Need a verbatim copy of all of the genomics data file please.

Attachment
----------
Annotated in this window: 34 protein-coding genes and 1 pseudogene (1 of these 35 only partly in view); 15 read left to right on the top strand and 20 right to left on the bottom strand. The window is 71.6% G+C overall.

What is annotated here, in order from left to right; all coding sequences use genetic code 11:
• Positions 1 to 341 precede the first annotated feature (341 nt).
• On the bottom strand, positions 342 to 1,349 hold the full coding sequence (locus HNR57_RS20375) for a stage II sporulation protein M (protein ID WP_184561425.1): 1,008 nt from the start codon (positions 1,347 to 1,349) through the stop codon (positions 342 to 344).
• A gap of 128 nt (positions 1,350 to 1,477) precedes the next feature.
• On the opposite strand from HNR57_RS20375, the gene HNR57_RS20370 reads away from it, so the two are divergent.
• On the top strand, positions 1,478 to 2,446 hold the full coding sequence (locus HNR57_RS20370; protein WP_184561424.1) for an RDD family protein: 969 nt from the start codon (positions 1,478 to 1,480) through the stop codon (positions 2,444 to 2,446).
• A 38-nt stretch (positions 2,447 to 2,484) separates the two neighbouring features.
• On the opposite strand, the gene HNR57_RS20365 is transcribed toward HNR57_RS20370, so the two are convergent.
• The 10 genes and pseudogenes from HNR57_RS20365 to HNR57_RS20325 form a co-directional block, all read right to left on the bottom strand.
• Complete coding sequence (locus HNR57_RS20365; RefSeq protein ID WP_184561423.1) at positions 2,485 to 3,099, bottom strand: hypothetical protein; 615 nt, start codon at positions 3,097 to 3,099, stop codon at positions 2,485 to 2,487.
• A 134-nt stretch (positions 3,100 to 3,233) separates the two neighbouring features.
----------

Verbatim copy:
Annotated in this window: 34 protein-coding genes and 1 pseudogene (1 of these 35 only partly in view); 15 read left to right on the top strand and 20 right to left on the bottom strand. The window is 71.6% G+C overall.

What is annotated here, in order from left to right; all coding sequences use genetic code 11:
• Positions 1 to 341 precede the first annotated feature (341 nt).
• On the bottom strand, positions 342 to 1,349 hold the full coding sequence (locus HNR57_RS20375) for a stage II sporulation protein M (protein ID WP_184561425.1): 1,008 nt from the start codon (positions 1,347 to 1,349) through the stop codon (positions 342 to 344).
• A gap of 128 nt (positions 1,350 to 1,477) precedes the next feature.
• On the opposite strand from HNR57_RS20375, the gene HNR57_RS20370 reads away from it, so the two are divergent.
• On the top strand, positions 1,478 to 2,446 hold the full coding sequence (locus HNR57_RS20370; protein WP_184561424.1) for an RDD family protein: 969 nt from the start codon (positions 1,478 to 1,480) through the stop codon (positions 2,444 to 2,446).
• A 38-nt stretch (positions 2,447 to 2,484) separates the two neighbouring features.
• On the opposite strand, the gene HNR57_RS20365 is transcribed toward HNR57_RS20370, so the two are convergent.
• The 10 genes and pseudogenes from HNR57_RS20365 to HNR57_RS20325 form a co-directional block, all read right to left on the bottom strand.
• Complete coding sequence (locus HNR57_RS20365; RefSeq protein ID WP_184561423.1) at positions 2,485 to 3,099, bottom strand: hypothetical protein; 615 nt, start codon at positions 3,097 to 3,099, stop codon at positions 2,485 to 2,487.
• A 134-nt stretch (positions 3,100 to 3,233) separates the two neighbouring features.